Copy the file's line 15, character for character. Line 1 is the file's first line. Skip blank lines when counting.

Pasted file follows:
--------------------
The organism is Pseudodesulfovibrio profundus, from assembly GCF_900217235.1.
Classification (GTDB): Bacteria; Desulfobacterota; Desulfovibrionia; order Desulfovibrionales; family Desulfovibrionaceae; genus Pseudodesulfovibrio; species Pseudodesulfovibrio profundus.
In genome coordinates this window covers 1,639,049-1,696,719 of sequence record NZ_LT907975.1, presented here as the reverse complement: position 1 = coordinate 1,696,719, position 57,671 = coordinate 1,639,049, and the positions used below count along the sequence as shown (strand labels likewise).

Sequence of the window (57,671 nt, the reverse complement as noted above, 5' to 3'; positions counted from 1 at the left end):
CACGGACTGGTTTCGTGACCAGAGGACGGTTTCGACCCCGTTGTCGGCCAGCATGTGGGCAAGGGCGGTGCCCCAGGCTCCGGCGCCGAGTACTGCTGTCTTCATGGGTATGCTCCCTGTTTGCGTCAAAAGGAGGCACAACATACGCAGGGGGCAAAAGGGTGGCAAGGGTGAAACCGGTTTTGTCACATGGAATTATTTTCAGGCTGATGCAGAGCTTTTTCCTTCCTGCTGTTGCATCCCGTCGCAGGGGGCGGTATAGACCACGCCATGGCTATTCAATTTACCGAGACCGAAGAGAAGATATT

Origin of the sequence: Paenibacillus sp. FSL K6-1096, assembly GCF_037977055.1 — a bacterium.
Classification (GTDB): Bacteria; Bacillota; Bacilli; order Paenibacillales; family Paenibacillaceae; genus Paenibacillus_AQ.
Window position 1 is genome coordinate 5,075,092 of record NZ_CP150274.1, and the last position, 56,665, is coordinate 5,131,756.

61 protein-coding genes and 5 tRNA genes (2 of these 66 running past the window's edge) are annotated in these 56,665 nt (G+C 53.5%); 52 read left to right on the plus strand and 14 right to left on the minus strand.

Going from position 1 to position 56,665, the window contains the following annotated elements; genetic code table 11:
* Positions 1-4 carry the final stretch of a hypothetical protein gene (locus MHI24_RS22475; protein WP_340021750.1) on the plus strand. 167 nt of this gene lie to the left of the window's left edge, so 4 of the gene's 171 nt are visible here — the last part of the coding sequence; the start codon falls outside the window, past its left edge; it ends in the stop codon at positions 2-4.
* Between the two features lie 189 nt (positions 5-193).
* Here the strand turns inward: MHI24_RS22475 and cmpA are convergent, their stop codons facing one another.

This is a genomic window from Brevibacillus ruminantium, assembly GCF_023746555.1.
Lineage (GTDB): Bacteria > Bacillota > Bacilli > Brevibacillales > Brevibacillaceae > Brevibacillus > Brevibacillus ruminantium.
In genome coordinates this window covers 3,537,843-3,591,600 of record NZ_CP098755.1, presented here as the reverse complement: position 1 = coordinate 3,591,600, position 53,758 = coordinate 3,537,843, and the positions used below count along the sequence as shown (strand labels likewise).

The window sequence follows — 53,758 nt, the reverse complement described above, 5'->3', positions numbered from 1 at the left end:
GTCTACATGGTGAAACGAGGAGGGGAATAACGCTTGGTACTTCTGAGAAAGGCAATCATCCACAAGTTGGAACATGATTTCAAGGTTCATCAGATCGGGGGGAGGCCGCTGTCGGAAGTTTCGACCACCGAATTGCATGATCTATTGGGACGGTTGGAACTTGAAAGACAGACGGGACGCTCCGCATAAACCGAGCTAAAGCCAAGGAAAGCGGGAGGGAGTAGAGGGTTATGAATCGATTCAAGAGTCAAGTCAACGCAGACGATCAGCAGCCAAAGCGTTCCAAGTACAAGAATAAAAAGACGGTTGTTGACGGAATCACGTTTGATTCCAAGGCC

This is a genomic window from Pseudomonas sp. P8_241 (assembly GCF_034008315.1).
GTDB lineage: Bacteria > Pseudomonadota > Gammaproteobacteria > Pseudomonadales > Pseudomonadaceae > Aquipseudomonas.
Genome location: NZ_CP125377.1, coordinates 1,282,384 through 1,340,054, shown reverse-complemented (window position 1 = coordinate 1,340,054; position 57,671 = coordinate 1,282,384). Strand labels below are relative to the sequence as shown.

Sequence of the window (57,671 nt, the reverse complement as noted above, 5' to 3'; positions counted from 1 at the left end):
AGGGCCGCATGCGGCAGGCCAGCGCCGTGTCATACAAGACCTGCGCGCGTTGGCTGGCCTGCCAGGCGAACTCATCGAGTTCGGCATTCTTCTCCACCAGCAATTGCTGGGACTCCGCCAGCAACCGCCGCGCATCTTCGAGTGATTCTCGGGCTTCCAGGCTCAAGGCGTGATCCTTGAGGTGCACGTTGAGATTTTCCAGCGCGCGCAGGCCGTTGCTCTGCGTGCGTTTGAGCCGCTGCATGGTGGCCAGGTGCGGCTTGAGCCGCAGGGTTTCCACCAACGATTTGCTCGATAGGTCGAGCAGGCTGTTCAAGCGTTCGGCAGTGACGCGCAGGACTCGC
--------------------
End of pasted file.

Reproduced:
Lineage (GTDB): Bacteria > Bacillota > Bacilli > Brevibacillales > Brevibacillaceae > Brevibacillus > Brevibacillus ruminantium.